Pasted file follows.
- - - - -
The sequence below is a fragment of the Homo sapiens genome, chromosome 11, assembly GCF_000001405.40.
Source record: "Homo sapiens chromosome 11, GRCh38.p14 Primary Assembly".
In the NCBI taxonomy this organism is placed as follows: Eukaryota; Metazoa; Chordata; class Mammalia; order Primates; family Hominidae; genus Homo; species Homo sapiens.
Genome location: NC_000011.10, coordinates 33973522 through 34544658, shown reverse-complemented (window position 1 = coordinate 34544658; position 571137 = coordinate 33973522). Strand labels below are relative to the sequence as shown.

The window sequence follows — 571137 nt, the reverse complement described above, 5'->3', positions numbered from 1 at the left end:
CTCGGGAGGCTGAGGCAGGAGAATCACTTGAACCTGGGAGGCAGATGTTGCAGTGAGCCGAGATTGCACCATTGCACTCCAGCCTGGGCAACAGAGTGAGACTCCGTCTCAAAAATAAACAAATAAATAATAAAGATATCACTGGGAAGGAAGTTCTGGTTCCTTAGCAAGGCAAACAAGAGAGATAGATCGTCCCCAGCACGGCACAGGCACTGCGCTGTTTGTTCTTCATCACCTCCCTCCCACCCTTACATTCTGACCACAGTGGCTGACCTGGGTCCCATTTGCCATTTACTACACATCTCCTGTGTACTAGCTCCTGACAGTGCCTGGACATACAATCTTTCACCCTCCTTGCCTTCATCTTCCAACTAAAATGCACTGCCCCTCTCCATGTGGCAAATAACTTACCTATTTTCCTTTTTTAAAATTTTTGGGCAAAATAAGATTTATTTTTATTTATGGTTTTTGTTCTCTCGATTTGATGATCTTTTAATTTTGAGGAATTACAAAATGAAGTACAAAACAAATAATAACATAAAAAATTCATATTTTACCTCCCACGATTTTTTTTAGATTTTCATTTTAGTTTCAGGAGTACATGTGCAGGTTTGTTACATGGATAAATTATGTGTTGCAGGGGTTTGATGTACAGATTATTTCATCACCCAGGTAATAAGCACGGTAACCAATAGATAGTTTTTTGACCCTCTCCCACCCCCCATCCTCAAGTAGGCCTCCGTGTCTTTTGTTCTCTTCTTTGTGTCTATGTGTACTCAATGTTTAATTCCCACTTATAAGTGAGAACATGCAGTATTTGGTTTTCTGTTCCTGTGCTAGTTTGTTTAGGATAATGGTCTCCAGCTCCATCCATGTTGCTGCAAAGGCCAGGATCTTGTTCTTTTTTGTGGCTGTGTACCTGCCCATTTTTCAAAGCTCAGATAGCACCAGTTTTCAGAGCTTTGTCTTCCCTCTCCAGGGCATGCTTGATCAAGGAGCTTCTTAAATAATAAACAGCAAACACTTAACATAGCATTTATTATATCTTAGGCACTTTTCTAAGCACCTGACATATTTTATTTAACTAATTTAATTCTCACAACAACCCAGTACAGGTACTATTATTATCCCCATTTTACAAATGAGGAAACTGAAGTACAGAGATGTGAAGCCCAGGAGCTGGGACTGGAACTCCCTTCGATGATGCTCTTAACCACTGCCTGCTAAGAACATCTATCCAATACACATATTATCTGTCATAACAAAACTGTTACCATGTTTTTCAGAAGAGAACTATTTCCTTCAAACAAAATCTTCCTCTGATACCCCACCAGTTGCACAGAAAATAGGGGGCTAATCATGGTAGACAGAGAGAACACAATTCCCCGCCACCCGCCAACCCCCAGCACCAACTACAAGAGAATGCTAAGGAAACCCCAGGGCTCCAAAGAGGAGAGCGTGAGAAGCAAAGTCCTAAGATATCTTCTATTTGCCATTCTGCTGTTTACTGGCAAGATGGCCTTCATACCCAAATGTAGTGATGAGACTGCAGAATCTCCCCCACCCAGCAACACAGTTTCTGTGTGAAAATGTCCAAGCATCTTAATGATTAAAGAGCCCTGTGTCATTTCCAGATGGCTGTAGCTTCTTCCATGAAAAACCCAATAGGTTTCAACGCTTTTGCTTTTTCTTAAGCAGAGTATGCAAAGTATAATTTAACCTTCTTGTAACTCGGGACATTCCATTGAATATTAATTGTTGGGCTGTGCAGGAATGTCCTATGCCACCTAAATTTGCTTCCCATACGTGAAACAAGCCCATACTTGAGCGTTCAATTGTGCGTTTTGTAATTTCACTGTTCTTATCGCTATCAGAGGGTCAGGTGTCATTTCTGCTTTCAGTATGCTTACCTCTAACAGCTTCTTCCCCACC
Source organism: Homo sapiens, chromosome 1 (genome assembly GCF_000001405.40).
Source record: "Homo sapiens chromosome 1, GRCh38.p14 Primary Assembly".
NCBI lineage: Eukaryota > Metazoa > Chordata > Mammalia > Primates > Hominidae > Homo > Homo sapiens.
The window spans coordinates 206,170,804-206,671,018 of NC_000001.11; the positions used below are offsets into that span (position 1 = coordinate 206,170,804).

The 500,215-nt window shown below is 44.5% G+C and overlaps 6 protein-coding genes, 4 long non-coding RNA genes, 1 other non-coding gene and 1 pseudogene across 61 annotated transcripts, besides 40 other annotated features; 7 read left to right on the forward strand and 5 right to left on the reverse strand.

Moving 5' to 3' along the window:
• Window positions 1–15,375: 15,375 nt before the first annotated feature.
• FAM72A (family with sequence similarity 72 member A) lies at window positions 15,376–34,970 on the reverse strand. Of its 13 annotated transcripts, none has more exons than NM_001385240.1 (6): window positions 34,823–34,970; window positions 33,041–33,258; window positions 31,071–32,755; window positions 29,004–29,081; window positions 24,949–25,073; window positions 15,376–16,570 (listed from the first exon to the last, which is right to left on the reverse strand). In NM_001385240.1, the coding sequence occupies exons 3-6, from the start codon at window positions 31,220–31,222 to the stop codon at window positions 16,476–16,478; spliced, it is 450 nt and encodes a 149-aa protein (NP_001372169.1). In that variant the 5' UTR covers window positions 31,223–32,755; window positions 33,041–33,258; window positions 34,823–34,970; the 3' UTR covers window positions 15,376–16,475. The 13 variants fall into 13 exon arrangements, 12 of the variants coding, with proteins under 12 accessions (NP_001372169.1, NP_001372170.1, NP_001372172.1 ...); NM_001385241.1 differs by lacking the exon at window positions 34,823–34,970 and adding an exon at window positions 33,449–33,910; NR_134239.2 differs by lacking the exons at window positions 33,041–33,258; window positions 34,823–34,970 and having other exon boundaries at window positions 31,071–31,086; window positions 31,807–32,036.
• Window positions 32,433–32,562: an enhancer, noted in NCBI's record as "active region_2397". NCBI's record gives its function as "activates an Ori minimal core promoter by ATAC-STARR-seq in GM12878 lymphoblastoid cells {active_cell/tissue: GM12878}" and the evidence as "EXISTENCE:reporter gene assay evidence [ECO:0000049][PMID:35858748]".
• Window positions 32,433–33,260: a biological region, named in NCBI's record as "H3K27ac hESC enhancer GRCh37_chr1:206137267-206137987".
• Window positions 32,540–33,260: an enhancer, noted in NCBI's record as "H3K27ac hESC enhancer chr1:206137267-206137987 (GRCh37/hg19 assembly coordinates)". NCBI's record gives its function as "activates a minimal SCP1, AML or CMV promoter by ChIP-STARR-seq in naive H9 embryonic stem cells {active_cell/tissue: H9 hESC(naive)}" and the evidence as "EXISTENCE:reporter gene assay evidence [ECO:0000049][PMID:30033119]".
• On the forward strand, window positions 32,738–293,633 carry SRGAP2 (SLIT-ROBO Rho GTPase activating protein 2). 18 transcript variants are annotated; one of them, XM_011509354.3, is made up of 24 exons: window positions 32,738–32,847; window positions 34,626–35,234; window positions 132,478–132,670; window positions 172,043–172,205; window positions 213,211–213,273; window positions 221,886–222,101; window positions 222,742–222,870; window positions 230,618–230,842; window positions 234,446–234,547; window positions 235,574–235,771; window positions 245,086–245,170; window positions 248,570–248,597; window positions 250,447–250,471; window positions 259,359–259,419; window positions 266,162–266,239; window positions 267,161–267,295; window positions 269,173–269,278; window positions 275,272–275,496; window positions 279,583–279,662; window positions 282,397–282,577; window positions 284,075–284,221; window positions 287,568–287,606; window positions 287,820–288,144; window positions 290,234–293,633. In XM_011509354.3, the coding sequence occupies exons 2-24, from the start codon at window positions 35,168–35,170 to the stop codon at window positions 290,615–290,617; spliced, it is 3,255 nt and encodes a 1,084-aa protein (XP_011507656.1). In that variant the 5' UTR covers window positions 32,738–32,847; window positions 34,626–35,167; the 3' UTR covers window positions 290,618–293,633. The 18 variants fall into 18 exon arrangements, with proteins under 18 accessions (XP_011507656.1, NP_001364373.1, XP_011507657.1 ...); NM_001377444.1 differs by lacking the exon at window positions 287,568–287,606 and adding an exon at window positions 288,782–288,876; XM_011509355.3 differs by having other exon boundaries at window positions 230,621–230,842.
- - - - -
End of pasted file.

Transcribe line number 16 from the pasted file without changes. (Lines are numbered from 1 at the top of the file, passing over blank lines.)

• Window positions 32,433–33,260: a biological region, named in NCBI's record as "H3K27ac hESC enhancer GRCh37_chr1:206137267-206137987".